6th
Mar
2015

Posted in Kafevend Blog

We've visited sugar before on the Kafevend blog, from its less than salubrious past, to more recent times and issues faced by British farmers. Today, we're going to have a look at something that could seriously shake up the sugar industry for many, particularly those who rely on it for their livelihood.

The EU recently decided to move towards abolishing the sugar beet production quota by 2017. What this means is that European farmers who grow sugar beet will not be restricted in the amount that they can grow. This is good news for them as it will mean they can make more money from the crop, and from an ecological standpoint it is much better, as traditionally sugar cane has been transported to European factories for processing from abroad; with more grown in the EU, it will reduce food miles.

This is not good news for those people growing sugarcane, as opposed to sugar beet. Many people living in ACP (Africa, Carribean, Pacific) countries rely on it to earn a living. These people are often smallholders, tending to small parcels of land. The vagaries of world wide trade heavily affect them and they have few ways to adapt to a volatile market as it is also often the only crop they grow, whereas sugar beet is just one crop grown in a rotation in Europe.

In recent years, sugarcane farmers in these countries have been having an easier time of it thanks to initiatives put in place by the EU which have supported farmers growing the crop. More recently still, farmers in Jamaica, for example, have had further support from organisations like Fairtrade. Jamaican farmers saw a substantial increase in the money earnt by their crops over the last few years, but now they and hundreds of thousands of others are at risk of being reduced to poverty with the deregulation of the sugar trade in Europe.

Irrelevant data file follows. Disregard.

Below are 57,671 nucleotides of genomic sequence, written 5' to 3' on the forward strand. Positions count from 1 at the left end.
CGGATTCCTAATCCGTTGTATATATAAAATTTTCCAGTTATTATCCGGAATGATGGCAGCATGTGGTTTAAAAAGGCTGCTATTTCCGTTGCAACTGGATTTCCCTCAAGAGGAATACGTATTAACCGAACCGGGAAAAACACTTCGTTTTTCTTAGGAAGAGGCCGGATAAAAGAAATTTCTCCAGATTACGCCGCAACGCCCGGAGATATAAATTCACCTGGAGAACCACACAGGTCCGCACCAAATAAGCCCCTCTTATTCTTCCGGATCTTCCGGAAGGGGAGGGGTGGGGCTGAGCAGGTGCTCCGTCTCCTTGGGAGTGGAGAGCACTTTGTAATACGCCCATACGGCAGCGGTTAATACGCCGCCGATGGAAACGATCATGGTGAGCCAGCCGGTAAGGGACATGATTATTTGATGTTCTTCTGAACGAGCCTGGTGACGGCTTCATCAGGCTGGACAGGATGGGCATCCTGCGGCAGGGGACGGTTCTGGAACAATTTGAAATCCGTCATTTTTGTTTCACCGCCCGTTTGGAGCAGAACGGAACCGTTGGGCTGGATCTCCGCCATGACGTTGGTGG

The limit on beet production was first put in place so that there was a gap in the market for these sugarcane farmers to use. It seems odd that the EU has supported the growth of sugarcane in these countries only to now turn around and shoot themselves in the foot and undo the hard work of both the farmers and their own efforts. Whilst permitting European companies the freedom to participate in the market more easily seems fair, the fact that this decision has been influenced by lobbying will no doubt leave a bitter taste in the mouth for some opposed to such corporate influence, despite the positives for European trade.

It seems the best way forward for consumers who want to help out those who will be affected by these changes is to vote with their wallet. When you go shopping, keep an eye out for cane sugar and Fairtrade labels, and show your support by investing in these products. You could also approach stores and ask them to stock these items.

As unsettling as this news is for the hundreds of thousands that will be affected, the issue does seem to be glossing over a rather important elephant in the room. Over the last few years, sugar has been garnering a lot of negative press as it has come under increasing scrutiny in its impact on our lives. Should Europe and the ACP really be drawing up the lines of battle over increasing sugar production when sugar's detrimental effects on our health are becoming increasingly well known?

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